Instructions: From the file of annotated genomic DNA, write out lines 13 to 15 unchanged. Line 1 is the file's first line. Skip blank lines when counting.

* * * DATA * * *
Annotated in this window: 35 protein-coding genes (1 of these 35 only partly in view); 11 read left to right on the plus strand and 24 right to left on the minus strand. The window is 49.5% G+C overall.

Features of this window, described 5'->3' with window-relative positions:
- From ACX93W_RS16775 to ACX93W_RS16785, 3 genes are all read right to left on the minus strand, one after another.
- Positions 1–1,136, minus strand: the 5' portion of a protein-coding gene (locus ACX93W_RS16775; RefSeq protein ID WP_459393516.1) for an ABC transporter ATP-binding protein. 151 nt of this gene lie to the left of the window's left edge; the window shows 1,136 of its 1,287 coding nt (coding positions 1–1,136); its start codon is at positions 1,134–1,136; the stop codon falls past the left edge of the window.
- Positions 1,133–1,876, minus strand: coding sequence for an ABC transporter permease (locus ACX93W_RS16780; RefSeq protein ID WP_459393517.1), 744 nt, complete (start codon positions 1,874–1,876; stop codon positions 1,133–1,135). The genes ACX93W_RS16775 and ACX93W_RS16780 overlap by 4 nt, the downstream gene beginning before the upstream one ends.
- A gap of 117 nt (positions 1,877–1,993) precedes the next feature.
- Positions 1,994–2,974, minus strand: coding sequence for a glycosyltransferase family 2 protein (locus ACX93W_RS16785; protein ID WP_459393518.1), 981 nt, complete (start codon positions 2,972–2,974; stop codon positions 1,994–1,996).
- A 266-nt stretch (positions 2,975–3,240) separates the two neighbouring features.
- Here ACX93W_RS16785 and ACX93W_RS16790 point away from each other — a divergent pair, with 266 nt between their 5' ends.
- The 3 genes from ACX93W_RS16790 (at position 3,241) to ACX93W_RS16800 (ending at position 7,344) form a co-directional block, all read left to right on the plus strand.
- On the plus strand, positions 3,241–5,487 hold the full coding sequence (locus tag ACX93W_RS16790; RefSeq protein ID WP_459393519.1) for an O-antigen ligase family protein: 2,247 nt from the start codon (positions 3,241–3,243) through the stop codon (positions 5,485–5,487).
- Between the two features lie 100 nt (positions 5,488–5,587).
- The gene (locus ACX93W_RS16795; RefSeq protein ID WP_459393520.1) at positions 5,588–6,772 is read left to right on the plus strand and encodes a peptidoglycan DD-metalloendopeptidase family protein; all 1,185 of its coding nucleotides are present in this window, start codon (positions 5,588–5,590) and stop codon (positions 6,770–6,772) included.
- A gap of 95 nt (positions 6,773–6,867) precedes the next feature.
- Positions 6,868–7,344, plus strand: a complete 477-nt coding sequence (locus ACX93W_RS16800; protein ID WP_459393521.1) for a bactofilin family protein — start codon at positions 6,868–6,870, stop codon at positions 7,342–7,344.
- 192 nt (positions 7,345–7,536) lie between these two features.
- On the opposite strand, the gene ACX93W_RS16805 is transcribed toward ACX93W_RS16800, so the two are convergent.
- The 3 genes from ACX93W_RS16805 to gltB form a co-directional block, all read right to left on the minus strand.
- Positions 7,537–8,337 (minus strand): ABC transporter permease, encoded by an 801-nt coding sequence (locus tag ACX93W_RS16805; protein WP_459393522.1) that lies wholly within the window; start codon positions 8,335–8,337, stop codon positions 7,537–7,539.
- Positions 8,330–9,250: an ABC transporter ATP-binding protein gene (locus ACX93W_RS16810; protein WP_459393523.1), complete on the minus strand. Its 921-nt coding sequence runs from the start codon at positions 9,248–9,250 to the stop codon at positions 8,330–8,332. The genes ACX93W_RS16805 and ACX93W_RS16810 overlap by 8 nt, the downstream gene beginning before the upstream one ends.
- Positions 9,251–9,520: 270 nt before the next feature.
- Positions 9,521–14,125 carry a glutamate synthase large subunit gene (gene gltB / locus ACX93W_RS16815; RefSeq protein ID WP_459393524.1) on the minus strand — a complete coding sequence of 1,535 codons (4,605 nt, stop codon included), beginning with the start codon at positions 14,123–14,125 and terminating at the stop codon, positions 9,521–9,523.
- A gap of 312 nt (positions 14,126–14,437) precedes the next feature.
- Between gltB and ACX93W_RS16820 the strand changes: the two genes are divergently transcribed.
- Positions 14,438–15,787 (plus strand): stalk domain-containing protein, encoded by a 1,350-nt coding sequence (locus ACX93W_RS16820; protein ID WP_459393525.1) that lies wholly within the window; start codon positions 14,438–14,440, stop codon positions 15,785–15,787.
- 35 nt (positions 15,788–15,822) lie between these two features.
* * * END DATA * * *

- The gene (locus ACX93W_RS16795; RefSeq protein ID WP_459393520.1) at positions 5,588–6,772 is read left to right on the plus strand and encodes a peptidoglycan DD-metalloendopeptidase family protein; all 1,185 of its coding nucleotides are present in this window, start codon (positions 5,588–5,590) and stop codon (positions 6,770–6,772) included.
- A gap of 95 nt (positions 6,773–6,867) precedes the next feature.
- Positions 6,868–7,344, plus strand: a complete 477-nt coding sequence (locus ACX93W_RS16800; protein ID WP_459393521.1) for a bactofilin family protein — start codon at positions 6,868–6,870, stop codon at positions 7,342–7,344.